The French spirit and the revolution

France is a country with its own historical trajectory, and the revolution will necessarily be the fruit of this specific trajectory. This is why it is necessary to have a thorough understanding of the French national trajectory, the evolution of society and of modes of production, all of which provide a framework in which contradictions are expressed and the future is seen as the fruit of the past.

France was born in the 16th century, when the unification achieved by the monarchy, principally with François I, made it possible to establish a framework of sufficient scope for the French language, a territory benefiting from relative homogeneity in terms of unification, an economy that was at least significantly common, and a culture that was active enough to establish a psychic formation. However, nascent France was facing the wars of religion that were to traumatize it, and its continued existence depended on the existence of a centralized state apparatus put in place by the ‘Politicians’. Their watchword was ‘scepticism’ in order to maintain a certain rationalism.

Their philosopher was Montaigne, who was at the forefront of supporting Henri IV. Henri IV changed religion six times in his life, the last time to become King of France. Even in the 17th century, when rationalism as such triumphed with the classical spirit, thinkers and writers were busy taking a sceptical look at human nature and morals, in the hope of correcting them (Molière, Racine, La Fontaine, La Rochefoucauld, La Bruyère, etc.).

Subsequently, the Enlightenment came to be seen above all as a generalized scepticism of the dominant ideology, absolute monarchy and Catholicism; the approach remained mainly at the level of a critical eye, of biting criticism, of which Voltaire is the greatest exponent. Although there was indeed a French materialism (Diderot, d’Holbach, Helvétius, La Mettrie), of which the Encyclopédie is the sum, it never achieved a synthesis and never became a general system of thought. For this reason, once the French Revolution was over, it quickly withered away.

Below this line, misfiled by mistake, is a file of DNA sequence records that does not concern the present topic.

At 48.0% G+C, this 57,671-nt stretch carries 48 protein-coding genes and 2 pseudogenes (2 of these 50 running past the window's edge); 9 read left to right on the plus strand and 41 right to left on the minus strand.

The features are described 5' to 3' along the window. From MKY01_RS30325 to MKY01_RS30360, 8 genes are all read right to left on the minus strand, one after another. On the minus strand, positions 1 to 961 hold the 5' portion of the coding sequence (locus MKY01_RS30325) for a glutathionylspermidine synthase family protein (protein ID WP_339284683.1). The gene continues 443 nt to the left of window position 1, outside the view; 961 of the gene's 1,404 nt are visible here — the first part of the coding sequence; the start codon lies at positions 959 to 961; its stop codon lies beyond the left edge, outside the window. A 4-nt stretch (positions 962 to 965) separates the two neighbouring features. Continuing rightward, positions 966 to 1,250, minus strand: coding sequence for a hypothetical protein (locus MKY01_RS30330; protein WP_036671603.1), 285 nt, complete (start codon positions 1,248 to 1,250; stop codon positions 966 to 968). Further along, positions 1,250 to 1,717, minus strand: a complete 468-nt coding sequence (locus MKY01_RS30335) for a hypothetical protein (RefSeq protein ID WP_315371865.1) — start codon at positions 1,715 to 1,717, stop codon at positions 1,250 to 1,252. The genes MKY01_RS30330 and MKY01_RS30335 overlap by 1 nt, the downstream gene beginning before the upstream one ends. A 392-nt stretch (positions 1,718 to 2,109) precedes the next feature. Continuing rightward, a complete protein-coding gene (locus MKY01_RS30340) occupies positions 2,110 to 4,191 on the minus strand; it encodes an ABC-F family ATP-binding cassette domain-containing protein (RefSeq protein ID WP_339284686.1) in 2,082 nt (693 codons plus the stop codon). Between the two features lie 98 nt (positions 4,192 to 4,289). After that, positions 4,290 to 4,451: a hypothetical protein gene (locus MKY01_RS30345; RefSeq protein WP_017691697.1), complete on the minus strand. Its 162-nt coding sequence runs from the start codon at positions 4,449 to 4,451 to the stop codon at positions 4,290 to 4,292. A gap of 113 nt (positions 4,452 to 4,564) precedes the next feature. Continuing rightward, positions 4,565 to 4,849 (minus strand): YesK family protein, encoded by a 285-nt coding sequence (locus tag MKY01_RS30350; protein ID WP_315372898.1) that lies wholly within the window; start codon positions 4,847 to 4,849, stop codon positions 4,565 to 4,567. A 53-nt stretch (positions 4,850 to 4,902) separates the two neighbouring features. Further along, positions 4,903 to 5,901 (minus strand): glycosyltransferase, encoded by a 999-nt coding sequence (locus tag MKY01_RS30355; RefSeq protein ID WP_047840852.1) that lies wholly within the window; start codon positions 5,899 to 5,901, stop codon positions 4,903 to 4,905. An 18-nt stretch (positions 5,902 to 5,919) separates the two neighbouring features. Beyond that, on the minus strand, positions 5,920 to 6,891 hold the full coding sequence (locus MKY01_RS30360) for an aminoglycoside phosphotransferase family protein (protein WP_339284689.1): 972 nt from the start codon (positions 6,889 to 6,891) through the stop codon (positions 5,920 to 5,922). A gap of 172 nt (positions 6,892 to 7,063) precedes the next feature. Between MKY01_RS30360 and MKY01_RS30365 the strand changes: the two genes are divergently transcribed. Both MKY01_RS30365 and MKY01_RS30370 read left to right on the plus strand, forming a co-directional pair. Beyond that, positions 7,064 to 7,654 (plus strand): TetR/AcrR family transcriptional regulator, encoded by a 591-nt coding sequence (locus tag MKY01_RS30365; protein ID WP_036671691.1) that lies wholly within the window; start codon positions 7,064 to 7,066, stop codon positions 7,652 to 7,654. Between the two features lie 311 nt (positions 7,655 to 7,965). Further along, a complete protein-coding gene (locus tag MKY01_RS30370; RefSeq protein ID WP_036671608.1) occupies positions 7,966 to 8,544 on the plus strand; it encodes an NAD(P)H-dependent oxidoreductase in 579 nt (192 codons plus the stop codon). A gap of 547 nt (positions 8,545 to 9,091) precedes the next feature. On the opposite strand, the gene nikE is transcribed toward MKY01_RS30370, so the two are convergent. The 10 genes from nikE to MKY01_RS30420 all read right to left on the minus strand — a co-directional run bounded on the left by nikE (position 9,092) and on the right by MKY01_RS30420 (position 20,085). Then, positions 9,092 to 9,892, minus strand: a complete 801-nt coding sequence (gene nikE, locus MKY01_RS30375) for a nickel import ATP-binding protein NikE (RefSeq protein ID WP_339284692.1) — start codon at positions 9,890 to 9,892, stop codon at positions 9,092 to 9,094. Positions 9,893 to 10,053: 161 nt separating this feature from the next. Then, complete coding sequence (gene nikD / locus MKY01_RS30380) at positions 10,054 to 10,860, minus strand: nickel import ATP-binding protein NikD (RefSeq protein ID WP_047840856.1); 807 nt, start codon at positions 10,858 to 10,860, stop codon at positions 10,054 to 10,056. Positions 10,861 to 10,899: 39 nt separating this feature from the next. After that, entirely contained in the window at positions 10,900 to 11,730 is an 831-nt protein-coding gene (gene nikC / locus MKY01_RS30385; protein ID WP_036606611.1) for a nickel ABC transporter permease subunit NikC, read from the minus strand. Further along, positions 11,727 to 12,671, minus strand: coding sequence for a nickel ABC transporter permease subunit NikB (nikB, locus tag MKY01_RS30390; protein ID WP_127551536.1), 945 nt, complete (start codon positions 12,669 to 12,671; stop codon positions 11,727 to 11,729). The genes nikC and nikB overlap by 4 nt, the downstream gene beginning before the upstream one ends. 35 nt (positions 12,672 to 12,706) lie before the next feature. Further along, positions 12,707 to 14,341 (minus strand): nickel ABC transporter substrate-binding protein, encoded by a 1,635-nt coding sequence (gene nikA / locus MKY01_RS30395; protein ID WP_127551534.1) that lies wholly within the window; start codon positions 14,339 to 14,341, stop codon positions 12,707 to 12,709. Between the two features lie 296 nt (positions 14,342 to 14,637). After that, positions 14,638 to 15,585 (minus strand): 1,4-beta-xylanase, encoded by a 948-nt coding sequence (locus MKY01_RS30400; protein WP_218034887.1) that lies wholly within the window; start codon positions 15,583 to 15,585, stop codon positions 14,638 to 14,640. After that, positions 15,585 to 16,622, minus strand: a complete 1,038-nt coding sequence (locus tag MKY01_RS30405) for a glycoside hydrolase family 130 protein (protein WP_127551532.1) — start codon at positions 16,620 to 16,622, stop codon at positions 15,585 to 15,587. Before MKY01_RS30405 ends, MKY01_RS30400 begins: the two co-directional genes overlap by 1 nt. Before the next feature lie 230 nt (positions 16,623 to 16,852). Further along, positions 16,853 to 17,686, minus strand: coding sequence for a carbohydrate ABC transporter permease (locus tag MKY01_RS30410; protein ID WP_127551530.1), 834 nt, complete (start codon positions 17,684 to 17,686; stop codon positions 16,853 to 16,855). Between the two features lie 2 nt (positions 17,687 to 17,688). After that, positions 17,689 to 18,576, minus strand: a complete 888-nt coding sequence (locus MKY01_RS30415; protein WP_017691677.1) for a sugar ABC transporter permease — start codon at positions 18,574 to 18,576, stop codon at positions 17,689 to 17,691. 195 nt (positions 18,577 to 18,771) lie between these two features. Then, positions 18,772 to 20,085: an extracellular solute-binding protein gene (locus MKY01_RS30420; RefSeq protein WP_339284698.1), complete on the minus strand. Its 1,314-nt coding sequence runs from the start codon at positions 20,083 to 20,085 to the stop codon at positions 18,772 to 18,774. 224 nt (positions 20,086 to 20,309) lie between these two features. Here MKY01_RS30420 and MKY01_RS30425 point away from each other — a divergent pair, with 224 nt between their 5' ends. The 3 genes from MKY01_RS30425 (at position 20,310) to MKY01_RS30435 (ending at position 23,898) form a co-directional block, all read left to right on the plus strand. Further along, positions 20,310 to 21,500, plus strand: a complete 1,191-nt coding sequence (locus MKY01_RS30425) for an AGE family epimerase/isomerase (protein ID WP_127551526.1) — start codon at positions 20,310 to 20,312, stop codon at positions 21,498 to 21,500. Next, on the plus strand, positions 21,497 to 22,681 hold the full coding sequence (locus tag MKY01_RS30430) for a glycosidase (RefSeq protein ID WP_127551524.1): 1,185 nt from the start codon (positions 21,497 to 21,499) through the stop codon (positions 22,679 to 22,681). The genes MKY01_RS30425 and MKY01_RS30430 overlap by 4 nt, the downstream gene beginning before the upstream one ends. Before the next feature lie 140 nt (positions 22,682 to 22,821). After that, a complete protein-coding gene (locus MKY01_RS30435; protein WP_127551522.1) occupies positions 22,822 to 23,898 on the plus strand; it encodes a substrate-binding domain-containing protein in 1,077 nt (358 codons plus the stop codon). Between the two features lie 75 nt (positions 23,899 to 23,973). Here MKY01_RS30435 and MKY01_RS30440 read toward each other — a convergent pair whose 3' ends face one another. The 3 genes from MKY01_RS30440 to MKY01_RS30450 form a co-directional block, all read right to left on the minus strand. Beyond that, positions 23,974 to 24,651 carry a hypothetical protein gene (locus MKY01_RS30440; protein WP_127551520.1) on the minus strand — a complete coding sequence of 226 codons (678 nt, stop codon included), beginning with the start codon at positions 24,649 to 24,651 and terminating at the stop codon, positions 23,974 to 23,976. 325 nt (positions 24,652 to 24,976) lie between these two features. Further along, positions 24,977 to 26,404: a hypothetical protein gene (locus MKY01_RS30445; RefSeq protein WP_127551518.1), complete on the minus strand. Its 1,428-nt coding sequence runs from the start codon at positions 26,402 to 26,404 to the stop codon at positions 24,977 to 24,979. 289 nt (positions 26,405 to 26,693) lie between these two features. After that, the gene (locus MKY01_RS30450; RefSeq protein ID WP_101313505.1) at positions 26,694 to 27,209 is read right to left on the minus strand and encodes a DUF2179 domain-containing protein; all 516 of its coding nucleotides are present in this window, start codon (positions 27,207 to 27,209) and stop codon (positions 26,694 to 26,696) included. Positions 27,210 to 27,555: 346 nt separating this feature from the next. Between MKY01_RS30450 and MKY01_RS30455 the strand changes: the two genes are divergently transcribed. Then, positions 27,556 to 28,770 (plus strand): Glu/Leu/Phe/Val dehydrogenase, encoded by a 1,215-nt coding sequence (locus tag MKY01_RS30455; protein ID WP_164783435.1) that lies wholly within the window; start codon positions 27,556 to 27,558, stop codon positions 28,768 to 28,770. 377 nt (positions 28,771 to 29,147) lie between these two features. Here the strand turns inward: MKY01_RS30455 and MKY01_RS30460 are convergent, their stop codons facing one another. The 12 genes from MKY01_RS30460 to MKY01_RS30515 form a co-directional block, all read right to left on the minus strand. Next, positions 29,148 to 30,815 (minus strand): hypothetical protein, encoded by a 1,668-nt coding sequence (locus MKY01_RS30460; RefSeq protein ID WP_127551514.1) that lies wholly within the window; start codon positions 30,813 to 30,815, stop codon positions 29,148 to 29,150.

In France, then, Protestantism failed in the 16th century, 17th-century classicism never composed a theoretical monument, and the Enlightenment vision of the 18th century never established itself as a complete system either. The same is true of the 19th century. None of the movements that left their deepest mark on it established a doctrine: neither Freemasonry, nor the royalism of the Action Française, nor Republican radicalism, nor the labour movement (whether socialist or trade unionist).

Scepticism remains the underlying substance of the French spirit, and if we look closely, we can see that its counterpart is legitimism. Since the French mind claims to be rationalist, it considers that as long as things are, there will be a way of extending them in one way or another. For there to be a new craze, a new legitimacy must first have been established.

For this reason, the Enlightenment was not a mass movement in France; it was a movement to gain legitimacy for new ideas, opening the door to a transformation of French scepticism, from scepticism about the new to scepticism about the old. Similarly, the Front Populaire and the Résistance were not mass movements: it was only after they had been established, and because of a ‘blocked’ historical situation, that the masses, recognizing their legitimacy, rushed to follow them.

This question of legitimacy explains the complete defeat of May-1968, whose sudden eruption failed to take hold in French society, except through François Mitterrand and the long work of legitimacy carried out since 1945 by the ‘second left’; it also helps us to understand the complete triumph of General de Gaulle’s coup d’état in 1958, carried by the legitimacy of his action in response to the defeat of 1940.

While the question of new legitimacy always plays a fundamental role in the establishment of a new regime, it is important to understand how it works in relation to the sceptical, rationalist French mindset. This is a stumbling block that cannot be avoided and that must be faced as the great test for achieving revolution in France.

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